Meat lovers: 3 new eateries to try this week

Here are three places for carnivores to feast on with a hunk of steak and more

1. The Royals Steakhouse
1. The Royals Steakhouse
23 Jun 2015

1. The Royals Steakhouse

10 JALAN PISANG, S199077, TEL: 6291-3326. OPEN DAILY EXCEPT TUE 11.30AM-10.30PM. LAST ORDERS 30 MINS BEFORE CLOSING. WWW.FACEBOOK.COM/THEROYALSSG

Tucked away at the end of Jalan Pisang, across the road from famous nasi padang shop, HJH Maimunah, is this month-old steakhouse. It’s the third F&B eatery and first steakhouse under the halal The Royals café umbrella. The Royals Steakhouse “uses halal ingredients, but its halal certification is still being processed,” explains director and co-owner Joy Tang. She adds: “We started out as a halal cake kiosk, then we decided to branch into the café business and we’ve received a lot of support from the Muslim community. We’re looking at setting up more steakhouses.” Don’t be fooled by its posh-sounding name, there’s nothing uppity or traditionally steakhouse-like about this hip 30-seater joint, even though a certain ‘Sir Loin’ holds court here (he’s their hilarious top hat-and-monocle-wearing mascot). It’s really just a chill-out hub for lovers of the loin.

THE LOOK: Clean and simple, but with odd hints of a modern Brit seaside bistro. Nautical lamps, wooden clipboard menus and faux wood flooring tie the look together without being too tacky. You can opt for a counter seat and watch the chefs work in the open kitchen. Thankfully, good ventilation ensures you don’t get spritzed with eau de beef post-makan.

THE MENU: The pared-down menu includes just nine mains, three of which are burgers. Its simplicity reflects the way the food is prepared. The chilled steaks, air-flown from Australia and New Zealand, are cooked a la minute on a hot lava stone in the kitchen sans seasoning of any kind. Joy says this is to allow the customers to “be their own chef” and customise the taste of their meat. A “hands-on” concept Joy says patrons are pretty chuffed about. Each 180g slab of meat is served with salad, half a grilled Roma tomato and a tray of sea salt, ground black pepper and chilli padi with salt. There is also a choice of three homemade sauces served on the side, including black pepper and mushroom.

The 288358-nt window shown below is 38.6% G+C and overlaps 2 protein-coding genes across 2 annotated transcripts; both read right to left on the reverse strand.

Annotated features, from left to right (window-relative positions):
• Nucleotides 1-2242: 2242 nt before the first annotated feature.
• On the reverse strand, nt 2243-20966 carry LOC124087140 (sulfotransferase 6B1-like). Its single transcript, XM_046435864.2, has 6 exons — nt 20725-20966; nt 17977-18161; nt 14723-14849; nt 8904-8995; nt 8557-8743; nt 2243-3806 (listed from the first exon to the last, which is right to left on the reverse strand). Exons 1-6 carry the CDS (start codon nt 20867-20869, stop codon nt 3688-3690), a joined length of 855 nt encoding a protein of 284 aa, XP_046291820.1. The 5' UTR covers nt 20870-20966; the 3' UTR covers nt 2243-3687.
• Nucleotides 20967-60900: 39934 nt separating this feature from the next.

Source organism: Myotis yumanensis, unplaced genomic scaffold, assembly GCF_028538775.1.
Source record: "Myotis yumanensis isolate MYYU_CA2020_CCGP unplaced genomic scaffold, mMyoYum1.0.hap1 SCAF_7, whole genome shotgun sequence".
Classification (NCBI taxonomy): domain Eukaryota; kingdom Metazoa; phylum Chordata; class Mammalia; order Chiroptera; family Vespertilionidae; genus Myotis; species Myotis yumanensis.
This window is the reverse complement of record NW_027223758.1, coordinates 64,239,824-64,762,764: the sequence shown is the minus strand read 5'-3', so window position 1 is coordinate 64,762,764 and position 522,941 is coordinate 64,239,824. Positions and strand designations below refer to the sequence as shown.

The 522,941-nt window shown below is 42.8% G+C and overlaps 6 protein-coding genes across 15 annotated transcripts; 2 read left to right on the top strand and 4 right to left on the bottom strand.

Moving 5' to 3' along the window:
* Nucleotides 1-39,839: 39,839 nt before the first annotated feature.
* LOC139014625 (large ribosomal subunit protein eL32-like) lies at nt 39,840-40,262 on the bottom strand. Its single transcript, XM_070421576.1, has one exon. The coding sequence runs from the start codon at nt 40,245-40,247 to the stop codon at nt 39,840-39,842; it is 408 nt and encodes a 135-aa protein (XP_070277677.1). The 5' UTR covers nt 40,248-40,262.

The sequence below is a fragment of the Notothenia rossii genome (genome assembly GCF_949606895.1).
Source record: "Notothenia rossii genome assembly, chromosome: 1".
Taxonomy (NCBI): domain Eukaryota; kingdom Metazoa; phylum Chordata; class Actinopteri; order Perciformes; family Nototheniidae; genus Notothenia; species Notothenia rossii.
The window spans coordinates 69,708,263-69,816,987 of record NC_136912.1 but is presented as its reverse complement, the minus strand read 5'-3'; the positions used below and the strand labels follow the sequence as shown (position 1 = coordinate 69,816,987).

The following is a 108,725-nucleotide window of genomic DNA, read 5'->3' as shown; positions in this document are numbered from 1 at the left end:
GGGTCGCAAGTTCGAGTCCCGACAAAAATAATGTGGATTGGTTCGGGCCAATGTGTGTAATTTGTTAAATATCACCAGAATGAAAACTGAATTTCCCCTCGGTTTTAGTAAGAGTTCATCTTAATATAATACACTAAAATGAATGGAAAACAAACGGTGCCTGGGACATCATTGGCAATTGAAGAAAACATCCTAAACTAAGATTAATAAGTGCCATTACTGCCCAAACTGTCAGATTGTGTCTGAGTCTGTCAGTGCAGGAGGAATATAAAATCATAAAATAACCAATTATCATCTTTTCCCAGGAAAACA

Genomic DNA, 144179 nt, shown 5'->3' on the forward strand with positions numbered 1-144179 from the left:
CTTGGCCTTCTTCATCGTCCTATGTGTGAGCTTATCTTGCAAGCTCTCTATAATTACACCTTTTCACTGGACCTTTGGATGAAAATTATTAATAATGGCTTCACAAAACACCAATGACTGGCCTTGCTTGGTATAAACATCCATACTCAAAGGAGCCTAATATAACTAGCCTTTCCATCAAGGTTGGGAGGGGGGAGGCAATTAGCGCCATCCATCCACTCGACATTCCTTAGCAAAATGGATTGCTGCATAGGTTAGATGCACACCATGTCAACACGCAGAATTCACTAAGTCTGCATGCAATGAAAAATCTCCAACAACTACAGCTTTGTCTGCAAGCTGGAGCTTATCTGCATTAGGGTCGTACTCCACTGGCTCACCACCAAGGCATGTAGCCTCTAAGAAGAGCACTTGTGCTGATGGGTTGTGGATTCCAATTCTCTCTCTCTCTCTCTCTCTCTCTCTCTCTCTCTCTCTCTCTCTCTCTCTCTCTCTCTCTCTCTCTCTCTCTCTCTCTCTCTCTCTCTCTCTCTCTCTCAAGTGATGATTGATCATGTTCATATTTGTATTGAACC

The Royals Steakhouse: The Food
The Royals Steakhouse: The Food
23 Jun 2015

The Royals Steakhouse: The Food

The hulking 700g Aussie Black Angus Côte De Boeuf ($68, pictured above) is meant for two, but one ravenous carnivore could possibly finish it himself. Served pre-sliced, this bone-in rib steak is sinfully marbled with delicious fat and perfectly pink. We’d have preferred a more charred, pre-seasoned crust — sprinkling salt on a cooked steak means the seasoning isn’t caramelised and sealed into the meat, resulting in some too-salty, some too-bland spots. The accompanying sauces don’t do much to lift its flavour either. But seasoning aside, this was one hunk of quality cow we were quite happy to gnaw on.

The Royals Steakhouse: The Food
The Royals Steakhouse: The Food
23 Jun 2015

The Royals Steakhouse: The Food

The Australian Lamb Chops ($32) are beautifully succulent — our only gripe is that its fat isn’t properly seared. The Royals Bad Boy Burger ($22, pictured above), Black Angus beef patty slathered with cheese, caramelised onions, beef bacon, sweet relish and a sunny side up egg on a fluffy sesame bun, looks ridiculously enticing. Unfortunately, while the patty is juicy, it lacks seasoning.

BOTTOM LINE: We wish they’d season the meat beforehand as salting steaks after they’re cooked just doesn’t work as well. That said, the beef used is of good quality and worth a try.

2. Krave
2. Krave
23 Jun 2015

2. Krave

28 BALI LANE, S189864. OPEN DAILY EXCEPT MON. 11.30AM-10PM. FRI-SAT TILL 11PM. LAST ORDERS 30 MINS BEFORE CLOSING. WWW.FACEBOOK.COM/KRAVE.SG

After years of helping others set up their kitchens, chef Sufiyan Safee, 32, who’s worked at restaurants like Supply and Demand and Jimmy Monkey Café, is finally cooking in his own kitchen. The Shatec-trained chef’s three-week-old self-order Malay-Western cafe started off as a pastry shop (he picked up his baking skills at TWG Tea Salon). “For some reason, everyone ordered main courses instead of pastries, so we became a fusion food café instead. Steak is the fastest moving item on my menu now. I sell 80 chilled New Zealand rib-eye steaks a day!” says Sufiyan. “Our halal cert is pending, but we use halal ingredients here,” he adds.